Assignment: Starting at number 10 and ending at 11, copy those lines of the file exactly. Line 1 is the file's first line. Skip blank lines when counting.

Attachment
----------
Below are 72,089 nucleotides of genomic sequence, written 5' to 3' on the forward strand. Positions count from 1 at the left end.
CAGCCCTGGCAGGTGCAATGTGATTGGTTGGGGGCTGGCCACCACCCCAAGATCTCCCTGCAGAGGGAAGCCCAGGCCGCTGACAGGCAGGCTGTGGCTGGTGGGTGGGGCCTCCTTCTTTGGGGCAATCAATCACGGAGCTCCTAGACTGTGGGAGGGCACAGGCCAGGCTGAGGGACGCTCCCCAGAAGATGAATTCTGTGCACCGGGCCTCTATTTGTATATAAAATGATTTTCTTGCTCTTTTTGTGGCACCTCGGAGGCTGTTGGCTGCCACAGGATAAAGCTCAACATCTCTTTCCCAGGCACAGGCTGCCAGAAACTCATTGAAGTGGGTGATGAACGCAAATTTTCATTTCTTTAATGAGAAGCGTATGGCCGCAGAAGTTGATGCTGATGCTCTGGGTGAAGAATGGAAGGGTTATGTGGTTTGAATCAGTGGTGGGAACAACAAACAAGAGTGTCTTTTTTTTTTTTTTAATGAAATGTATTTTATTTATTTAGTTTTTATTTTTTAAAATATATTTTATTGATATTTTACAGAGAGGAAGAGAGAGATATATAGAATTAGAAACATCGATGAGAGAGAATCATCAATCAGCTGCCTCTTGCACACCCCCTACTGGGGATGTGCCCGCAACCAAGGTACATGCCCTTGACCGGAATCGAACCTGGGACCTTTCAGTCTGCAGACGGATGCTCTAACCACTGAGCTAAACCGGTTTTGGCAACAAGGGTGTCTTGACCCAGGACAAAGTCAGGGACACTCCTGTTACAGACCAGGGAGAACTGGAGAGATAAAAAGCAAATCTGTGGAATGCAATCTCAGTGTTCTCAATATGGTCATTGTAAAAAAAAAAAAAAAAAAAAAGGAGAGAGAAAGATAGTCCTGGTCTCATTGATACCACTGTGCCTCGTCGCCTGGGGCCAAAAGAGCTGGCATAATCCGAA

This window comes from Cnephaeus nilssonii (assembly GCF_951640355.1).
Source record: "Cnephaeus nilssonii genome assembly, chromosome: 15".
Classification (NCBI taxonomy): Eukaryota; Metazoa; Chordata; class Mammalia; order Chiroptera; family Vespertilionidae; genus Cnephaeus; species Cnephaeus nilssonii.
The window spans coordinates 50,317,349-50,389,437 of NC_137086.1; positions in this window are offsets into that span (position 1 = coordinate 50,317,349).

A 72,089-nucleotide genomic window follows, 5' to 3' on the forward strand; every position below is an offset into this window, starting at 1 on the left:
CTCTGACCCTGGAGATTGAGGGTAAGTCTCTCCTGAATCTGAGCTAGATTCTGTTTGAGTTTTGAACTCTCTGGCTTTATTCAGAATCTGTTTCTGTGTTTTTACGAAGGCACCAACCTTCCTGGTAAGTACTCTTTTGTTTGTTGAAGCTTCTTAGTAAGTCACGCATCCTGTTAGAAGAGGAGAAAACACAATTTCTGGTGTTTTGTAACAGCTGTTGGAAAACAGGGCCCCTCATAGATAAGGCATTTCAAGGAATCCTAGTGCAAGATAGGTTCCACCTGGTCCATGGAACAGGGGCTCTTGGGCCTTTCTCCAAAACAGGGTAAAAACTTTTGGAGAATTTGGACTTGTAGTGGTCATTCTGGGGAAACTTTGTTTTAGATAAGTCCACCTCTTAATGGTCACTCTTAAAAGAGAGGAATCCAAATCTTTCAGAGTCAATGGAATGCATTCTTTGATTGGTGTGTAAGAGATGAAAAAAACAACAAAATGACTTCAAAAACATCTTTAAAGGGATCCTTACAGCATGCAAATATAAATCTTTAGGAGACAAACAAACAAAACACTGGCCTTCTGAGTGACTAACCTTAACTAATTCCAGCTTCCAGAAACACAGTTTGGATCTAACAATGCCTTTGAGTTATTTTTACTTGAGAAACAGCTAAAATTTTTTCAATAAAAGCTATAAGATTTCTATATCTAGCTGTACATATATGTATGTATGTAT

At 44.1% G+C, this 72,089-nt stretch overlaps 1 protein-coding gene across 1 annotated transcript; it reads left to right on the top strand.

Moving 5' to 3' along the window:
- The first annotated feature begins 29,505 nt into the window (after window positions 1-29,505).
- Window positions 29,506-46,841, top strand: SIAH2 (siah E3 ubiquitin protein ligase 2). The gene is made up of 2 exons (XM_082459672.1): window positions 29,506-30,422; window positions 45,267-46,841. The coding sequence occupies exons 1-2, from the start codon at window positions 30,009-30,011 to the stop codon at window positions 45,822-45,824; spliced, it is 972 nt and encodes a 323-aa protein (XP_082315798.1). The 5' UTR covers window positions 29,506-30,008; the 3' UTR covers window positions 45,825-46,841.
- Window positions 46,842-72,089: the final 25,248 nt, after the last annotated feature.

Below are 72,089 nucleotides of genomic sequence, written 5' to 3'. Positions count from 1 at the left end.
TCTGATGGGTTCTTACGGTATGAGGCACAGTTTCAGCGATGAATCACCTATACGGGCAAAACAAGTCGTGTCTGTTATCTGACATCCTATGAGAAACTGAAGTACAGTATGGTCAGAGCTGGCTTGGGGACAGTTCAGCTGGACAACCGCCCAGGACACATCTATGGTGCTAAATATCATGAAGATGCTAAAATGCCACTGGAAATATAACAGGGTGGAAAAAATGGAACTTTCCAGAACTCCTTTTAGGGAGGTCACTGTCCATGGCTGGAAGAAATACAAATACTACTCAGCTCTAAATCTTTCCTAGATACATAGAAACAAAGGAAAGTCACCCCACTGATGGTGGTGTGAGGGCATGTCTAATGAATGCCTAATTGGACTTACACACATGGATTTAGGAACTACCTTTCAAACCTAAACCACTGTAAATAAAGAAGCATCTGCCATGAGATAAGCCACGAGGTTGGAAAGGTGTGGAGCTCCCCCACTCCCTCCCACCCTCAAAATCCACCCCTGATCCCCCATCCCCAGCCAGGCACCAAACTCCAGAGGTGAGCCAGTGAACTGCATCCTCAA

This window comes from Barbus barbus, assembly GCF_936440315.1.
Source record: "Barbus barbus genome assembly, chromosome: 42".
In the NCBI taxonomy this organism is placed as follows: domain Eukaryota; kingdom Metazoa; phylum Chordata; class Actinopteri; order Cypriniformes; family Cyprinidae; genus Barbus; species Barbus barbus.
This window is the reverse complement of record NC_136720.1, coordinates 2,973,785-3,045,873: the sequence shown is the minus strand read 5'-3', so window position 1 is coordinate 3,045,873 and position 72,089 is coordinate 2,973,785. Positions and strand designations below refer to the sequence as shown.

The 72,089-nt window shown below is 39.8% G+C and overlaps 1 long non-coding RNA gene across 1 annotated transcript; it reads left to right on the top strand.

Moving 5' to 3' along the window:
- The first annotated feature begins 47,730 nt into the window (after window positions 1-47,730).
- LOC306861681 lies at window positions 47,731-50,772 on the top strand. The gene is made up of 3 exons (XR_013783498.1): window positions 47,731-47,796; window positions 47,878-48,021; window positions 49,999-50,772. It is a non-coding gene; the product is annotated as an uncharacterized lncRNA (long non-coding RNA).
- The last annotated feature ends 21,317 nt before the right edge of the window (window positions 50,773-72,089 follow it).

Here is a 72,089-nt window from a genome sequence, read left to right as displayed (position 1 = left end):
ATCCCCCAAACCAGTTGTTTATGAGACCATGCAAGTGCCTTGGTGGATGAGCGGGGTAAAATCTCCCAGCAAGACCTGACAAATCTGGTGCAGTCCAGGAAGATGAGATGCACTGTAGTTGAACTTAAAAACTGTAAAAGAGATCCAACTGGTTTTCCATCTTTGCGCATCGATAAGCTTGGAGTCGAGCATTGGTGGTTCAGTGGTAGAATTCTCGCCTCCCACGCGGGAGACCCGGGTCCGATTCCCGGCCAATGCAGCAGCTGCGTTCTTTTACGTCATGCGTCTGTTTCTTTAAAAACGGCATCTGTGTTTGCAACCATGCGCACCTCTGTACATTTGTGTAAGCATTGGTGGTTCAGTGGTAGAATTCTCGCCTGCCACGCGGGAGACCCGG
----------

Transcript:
Moving 5' to 3' along the window:
- The first annotated feature begins 29,505 nt into the window (after window positions 1-29,505).